Fair directors Lucy Russell and Richard Hodgson of Hodgson Events told ATG that the rising costs of the event and its specialist nature meant that it was increasingly difficult to get enough exhibitors to make its running financially viable.
They added that they “felt unable to continue to pass on these costs to exhibitors, resulting in an increasing mismatch between the income generated from stands” and the costs of putting the event together.
“It is with regret that we have made this decision,” said Russell, who thanked those involved over the years. “The spirit of this fair is legendary.”
Exhibitors were told of the decision earlier this month.
The fair has assumed a number of guises in its long history. Begun in 1986 as The World of Watercolours, in 1999 it was relaunched by dealers Rupert Maas and Julian Hartnoll as The Watercolours & Drawings Fair.
Hodgson Events came on board and later took over the sole organisation of the event in 2010, subsequently changing its name to The Works on Paper Fair. It had its final staging at the Royal Geographical Society in February.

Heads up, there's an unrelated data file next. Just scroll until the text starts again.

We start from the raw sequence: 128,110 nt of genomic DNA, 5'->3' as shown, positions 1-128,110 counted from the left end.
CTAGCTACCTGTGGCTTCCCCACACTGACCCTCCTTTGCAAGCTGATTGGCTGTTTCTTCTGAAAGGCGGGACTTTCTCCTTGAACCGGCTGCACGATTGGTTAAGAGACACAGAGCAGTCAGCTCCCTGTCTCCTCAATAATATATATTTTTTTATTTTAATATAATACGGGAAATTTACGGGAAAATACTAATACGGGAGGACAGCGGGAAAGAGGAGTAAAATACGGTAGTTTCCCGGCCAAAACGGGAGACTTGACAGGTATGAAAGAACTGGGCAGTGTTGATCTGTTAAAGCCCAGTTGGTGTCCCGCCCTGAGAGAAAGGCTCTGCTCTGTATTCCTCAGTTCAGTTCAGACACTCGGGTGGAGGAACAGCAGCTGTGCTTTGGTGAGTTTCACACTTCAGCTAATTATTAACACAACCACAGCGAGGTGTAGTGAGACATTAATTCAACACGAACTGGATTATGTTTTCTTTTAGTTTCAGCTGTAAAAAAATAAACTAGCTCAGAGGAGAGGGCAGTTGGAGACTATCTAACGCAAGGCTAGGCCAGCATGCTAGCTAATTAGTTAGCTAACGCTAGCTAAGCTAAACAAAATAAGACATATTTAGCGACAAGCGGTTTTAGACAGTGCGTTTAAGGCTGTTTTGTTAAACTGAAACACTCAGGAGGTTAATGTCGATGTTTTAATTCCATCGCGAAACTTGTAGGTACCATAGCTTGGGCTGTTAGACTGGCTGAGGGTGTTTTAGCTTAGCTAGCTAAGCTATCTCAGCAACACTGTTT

“For a generation of dealers, this fair was a starting point,” said Guy Peppiatt, who joined in 2005, a year after he began trading. “But there is a problem with mid-range fairs like this at the moment. The market isn’t easy and there aren’t the young dealers coming through in my area.”
Fellow dealer Derek Newman, who attended the fair since its first edition, described the closure as “a huge loss.”
“That fair was really the main builder of my business over many years and still was this year,” he said.
Both Newman and Peppiatt emphasised that the quality of the event remained high for individual dealers up to and including its last staging.